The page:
Predicting The Unpredictable

You might be starting your work week pondering what new opportunities will present themselves. Then again, you might just as likely be sitting at your desk dreading those very same opportunities. For many folks, seeing and being ready for what’s just over the horizon is absolutely the hardest, most gut-wrenching part of their jobs. It certainly was for me and remains so as I work with clients on their behalf.

Part of what we probably ought to be doing is not thinking so much about what the next hot new platform is going to be and spending a lot more time on controlling the things we can.  Your immediate response might be “sure, all two of them” but there actually is quite a lot which can help mitigate the unpredictability of business these days. All we’re really trying to do is to change “predict” to “anticipate.”

We can anticipate a good customer’s birthday (assuming we’ve taken the time to gather that data) just as easily as we can anticipate them appearing in our place of business based on past behavior.  We can use that knowledge to send them a coupon or tweet birthday wishes to them.  I’m still surprised how few businesses listen to all of the social streams and attempt to cull knowledge from what they’re hearing.  The old-school megaphone mentality is still pervasive.  Most of us in marketing need to listen more, speak less, and react more quickly to what we’re hearing.  This isn’t so much predicting as it is reacting but unless you’ve taken the time to set up the processes and people required to be proactive (thereby predicting the need!), you’ll fail.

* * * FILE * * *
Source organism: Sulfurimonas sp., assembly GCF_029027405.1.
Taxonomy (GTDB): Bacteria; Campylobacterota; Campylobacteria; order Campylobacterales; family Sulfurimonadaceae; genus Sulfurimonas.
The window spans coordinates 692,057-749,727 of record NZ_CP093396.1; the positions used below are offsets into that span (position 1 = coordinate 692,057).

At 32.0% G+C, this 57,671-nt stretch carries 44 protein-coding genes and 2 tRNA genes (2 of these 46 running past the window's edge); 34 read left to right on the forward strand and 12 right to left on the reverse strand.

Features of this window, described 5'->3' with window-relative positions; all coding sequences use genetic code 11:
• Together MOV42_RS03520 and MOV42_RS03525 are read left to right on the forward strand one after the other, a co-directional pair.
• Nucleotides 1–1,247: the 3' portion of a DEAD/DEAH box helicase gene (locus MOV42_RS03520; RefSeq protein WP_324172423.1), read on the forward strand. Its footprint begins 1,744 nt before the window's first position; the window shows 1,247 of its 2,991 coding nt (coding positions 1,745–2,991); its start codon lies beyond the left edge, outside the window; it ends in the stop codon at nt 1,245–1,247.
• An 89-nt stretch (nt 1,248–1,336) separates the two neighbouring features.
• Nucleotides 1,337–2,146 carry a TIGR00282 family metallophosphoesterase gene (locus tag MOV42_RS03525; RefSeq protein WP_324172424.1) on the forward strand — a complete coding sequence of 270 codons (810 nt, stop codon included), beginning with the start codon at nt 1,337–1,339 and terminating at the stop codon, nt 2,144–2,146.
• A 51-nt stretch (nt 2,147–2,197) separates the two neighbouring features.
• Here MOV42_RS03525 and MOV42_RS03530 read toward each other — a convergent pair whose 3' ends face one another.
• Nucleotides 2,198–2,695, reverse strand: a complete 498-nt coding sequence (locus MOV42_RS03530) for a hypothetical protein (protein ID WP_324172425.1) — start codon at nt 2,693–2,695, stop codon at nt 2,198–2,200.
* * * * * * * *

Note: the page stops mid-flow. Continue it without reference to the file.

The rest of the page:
Here is my prediction.  The pace of change is going to continue to accelerate.  We see disruption in once unthinkable ways (the impending changes in the TV landscape, for one and the huge shift to mobile from the desktop for another).  Many of us will have meetings about the future and write “long-range” plans as we do our budgets.  Much of that is unnecessary.  Business has become more like driving a foggy road – you can only see so far out.    Pay attention to what’s visible with your past experience telling you what’s still hidden in the fog.  it will become clear eventually as long as you stay on the road.

 

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Filed under Consulting, Thinking Aloud

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